Semiconductors & Integrated Circuits

Semiconductors & Integrated Circuits Portfolios

Most Recent Inventions

Real-Time Monitoring of Sputtered Thin Films

UW–Madison researchers have developed methods that combine off-axis sputter deposition with in situ RHEED analysis. Using a new multi-gun approach, films are grown and monitored in a single vacuum chamber that houses components of both systems. In this setup the sputtering magnets are used to align the RHEED electron beam. The problem of beam deflection is addressed by applying antisymmetric magnet configurations to the assembly, resulting in a highly predictable bending of the beam.

Single-Crystal Halide Perovskite Nanowires with Superior Performance

Metal halide perovskite-based material is emerging as a “superstar” semiconductor material for cost-effective photovoltaic applications. UW–Madison researchers have developed a practical solution growth method for producing single-crystal perovskite nanowires with superior material quality and lasing performance.

Specifically the new method is based on a facile process of low-temperature dissolution of a metal precursor film in a cation precursor solution, followed by recrystallization to form single-crystal perovskite nanostructures such as nanowires, nanorods and nanoplates. Diverse families of metal halide perovskite materials with different cations, anions and dimensionality with different properties can be made to enable high-performance device applications.

Buffer Layer for Growing High Quality Semiconductors

A UW–Madison researcher has developed a method for forming a layer of mixed metal oxide epitaxial film (e.g., ScAlMgO4) on a sapphire semiconductor substrate. This layer provides a better lattice match than the uncoated sapphire substrate.

The mixed metal oxide layer is formed on the substrate via atomic layer deposition (ALD) and then annealed at a high temperature long enough to turn it into epitaxial film. The buffered substrate may then be used to grow a semiconductor.

Bottom-Up Patterning of Smooth Graphene Microstructures and Nanostructures

UW–Madison researchers have developed methods for growing patterned, single-crystalline graphene microstructures and nanostructures. Desired features and dimensions are shaped using a growth barrier ‘mask.’

First, a mask of suitable material (such as metal or metal oxide) is deposited in a desired pattern onto a substrate via any lithographic method. Graphene then is grown around the boundaries of the mask by chemical vapor deposition. The method can be used to produce a single layer or multilayer graphite.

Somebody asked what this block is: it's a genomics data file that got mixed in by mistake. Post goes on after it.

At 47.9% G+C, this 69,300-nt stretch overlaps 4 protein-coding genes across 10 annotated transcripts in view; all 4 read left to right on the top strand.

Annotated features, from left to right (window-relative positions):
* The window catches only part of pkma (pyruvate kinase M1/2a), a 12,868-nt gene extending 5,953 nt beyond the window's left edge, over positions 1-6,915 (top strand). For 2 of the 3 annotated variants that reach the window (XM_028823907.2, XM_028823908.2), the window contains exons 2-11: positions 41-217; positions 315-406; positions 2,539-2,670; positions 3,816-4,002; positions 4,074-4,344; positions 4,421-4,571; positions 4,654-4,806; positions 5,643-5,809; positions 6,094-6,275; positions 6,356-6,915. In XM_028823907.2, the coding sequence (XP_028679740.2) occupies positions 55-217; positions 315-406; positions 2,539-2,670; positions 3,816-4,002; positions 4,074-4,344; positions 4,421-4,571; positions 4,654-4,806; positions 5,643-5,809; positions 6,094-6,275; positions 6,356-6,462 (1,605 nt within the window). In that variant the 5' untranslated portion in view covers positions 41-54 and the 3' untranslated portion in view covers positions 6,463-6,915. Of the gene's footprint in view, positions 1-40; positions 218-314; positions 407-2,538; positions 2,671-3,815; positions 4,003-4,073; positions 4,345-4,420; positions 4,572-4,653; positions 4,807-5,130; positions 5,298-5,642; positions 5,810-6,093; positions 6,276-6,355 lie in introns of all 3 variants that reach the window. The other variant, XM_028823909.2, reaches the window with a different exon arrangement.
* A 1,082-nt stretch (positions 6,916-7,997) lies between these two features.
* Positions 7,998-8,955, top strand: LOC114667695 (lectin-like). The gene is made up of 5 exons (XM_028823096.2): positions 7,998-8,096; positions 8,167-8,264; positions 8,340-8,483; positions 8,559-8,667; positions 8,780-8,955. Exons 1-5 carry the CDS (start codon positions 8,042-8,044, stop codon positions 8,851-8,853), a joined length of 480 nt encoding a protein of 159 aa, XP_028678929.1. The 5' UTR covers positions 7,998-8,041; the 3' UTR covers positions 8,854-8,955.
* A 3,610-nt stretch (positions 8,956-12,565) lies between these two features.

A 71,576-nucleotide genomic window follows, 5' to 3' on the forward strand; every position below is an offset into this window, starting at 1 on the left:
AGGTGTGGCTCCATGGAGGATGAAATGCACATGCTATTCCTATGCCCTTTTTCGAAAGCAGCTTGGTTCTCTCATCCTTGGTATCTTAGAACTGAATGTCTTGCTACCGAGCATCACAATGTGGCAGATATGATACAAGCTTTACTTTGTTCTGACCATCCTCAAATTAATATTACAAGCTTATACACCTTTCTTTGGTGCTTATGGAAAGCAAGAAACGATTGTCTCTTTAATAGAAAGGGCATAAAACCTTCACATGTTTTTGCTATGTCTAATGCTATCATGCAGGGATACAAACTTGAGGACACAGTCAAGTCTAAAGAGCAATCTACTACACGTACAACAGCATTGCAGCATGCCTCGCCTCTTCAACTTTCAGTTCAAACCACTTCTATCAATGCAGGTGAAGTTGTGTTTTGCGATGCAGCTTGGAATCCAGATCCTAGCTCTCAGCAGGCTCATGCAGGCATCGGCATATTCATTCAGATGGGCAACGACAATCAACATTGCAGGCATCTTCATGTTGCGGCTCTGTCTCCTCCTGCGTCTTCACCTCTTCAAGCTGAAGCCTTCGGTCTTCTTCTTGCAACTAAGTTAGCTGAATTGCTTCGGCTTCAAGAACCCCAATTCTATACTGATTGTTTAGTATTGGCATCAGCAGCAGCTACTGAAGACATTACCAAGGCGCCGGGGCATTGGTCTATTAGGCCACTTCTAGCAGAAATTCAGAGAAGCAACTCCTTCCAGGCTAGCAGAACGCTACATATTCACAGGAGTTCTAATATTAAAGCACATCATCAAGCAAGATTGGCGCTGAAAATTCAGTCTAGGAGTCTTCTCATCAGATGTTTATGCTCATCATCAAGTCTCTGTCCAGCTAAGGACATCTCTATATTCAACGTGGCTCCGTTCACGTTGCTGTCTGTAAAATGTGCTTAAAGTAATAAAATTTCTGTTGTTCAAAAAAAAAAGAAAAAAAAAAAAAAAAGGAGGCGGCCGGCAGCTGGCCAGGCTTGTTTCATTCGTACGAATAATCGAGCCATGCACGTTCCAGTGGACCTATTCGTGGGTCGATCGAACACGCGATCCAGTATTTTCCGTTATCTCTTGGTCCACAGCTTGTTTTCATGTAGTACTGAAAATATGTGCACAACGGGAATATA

Rapid, Controlled Growth of Doped Gallium Arsenide for Solar Cells

UW–Madison researchers have developed a new method for growing layers of carbon-doped GaAs using a haloalkane dopant and HVPE.

First, a substrate is exposed to a gas mixture composed of gallium, arsenic and a haloalkane dopant. Conditions in the reactor, including gas flow rate, growth temperature and timing, are controlled to grow layers of carbon-doped GaAs on the substrate via HVPE, and are adjustable to maximize dopant concentrations.

The process may be repeated to deposit additional layers. Also, a variety of haloalkanes based on bromine, chlorine and iodine can act as dopant. Using the new method, the concentration of carbon within the layer can be monitored and altered as needed.

Most Recent Patents

Zinc Oxide Thin Films Have Higher Electron Mobility

UW–Madison researchers have developed a room-temperature, solution-based surface treatment that improves the properties of zinc oxide film. The treatment uses molecules that bind to the film’s surface to increase electron mobility and conductivity.

In the process, a nanometer-thick film of polycrystalline zinc oxide or an alloy is disposed over a supporting substrate and a layer of organic carboxylic acid-containing molecules. The molecules can be derivatives of saturated fatty acids or photosensitizing dye. They bind to the surface of the film via their linkage groups.

The process is compatible with techniques for manufacturing large area electronics on flexible substrates.

Flexible Thin-Film Transistors for Mass Production

UW–Madison researchers have developed a new approach for fabricating high performance radiofrequency TFTs. Their method enables mass production and takes advantage of recent improvements in nanoimprinting lithography (NIL) technology.

The new TFTs include a trench cut into the semiconductor layer that separates the source and drain regions. The trench provides the TFTs with a unique current flow path that helps prevent several issues (e.g., short channel effect) that typically arise at this scale. The fabrication process is so fine that the length of the channel region is on the order of submicrons.

All-Glass Optical Microresonator for Single Molecule Spectroscopy and More

Building on their previous work, the researchers have developed all-glass microtoroidal resonators with improved sensitivity (i.e., superior Q/V ratio). Unlike their SiO2 on Si counterparts, the new resonators can be made chip scale – a significant advantage. Moreover, the use of glass in place of silicon makes the platform more desirable for applications including label-free sensing due to optical transparency in the visible region. Additionally, glass is a robust, chemically inert material and more biocompatible than silicon.

The new fabrication method follows the same general scheme as the previously developed oxide-on-silicon toroids, but the materials are inverted. This results in a silicon toroid atop an oxide pillar, followed by thermal oxidation to form an all-glass structure in the final step.